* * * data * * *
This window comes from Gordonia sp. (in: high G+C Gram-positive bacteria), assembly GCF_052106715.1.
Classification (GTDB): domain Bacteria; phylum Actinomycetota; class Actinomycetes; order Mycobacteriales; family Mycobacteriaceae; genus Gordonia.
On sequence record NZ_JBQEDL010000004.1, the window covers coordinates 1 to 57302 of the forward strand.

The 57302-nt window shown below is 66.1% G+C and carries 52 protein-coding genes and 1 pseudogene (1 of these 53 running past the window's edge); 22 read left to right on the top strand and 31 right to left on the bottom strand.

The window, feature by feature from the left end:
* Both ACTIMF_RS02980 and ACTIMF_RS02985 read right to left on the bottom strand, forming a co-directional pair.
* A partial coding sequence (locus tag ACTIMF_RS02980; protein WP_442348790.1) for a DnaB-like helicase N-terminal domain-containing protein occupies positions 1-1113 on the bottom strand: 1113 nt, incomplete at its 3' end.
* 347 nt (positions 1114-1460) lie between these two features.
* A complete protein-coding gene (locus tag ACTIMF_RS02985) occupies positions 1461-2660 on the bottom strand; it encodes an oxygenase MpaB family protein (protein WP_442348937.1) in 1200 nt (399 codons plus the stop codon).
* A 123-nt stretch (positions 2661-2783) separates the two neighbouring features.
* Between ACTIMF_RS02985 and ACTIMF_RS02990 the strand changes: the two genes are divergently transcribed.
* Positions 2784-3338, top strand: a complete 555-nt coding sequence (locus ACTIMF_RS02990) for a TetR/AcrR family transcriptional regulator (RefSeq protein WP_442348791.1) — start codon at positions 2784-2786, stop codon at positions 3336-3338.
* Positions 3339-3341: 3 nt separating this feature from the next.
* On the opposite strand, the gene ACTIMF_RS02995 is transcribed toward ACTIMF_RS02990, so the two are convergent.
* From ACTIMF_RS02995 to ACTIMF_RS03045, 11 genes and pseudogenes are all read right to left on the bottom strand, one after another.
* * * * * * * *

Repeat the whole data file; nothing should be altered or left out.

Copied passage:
This window comes from Gordonia sp. (in: high G+C Gram-positive bacteria), assembly GCF_052106715.1.
Classification (GTDB): domain Bacteria; phylum Actinomycetota; class Actinomycetes; order Mycobacteriales; family Mycobacteriaceae; genus Gordonia.
On sequence record NZ_JBQEDL010000004.1, the window covers coordinates 1 to 57302 of the forward strand.

The 57302-nt window shown below is 66.1% G+C and carries 52 protein-coding genes and 1 pseudogene (1 of these 53 running past the window's edge); 22 read left to right on the top strand and 31 right to left on the bottom strand.

The window, feature by feature from the left end:
* Both ACTIMF_RS02980 and ACTIMF_RS02985 read right to left on the bottom strand, forming a co-directional pair.
* A partial coding sequence (locus tag ACTIMF_RS02980; protein WP_442348790.1) for a DnaB-like helicase N-terminal domain-containing protein occupies positions 1-1113 on the bottom strand: 1113 nt, incomplete at its 3' end.
* 347 nt (positions 1114-1460) lie between these two features.
* A complete protein-coding gene (locus tag ACTIMF_RS02985) occupies positions 1461-2660 on the bottom strand; it encodes an oxygenase MpaB family protein (protein WP_442348937.1) in 1200 nt (399 codons plus the stop codon).
* A 123-nt stretch (positions 2661-2783) separates the two neighbouring features.
* Between ACTIMF_RS02985 and ACTIMF_RS02990 the strand changes: the two genes are divergently transcribed.
* Positions 2784-3338, top strand: a complete 555-nt coding sequence (locus ACTIMF_RS02990) for a TetR/AcrR family transcriptional regulator (RefSeq protein WP_442348791.1) — start codon at positions 2784-2786, stop codon at positions 3336-3338.
* Positions 3339-3341: 3 nt separating this feature from the next.
* On the opposite strand, the gene ACTIMF_RS02995 is transcribed toward ACTIMF_RS02990, so the two are convergent.
* From ACTIMF_RS02995 to ACTIMF_RS03045, 11 genes and pseudogenes are all read right to left on the bottom strand, one after another.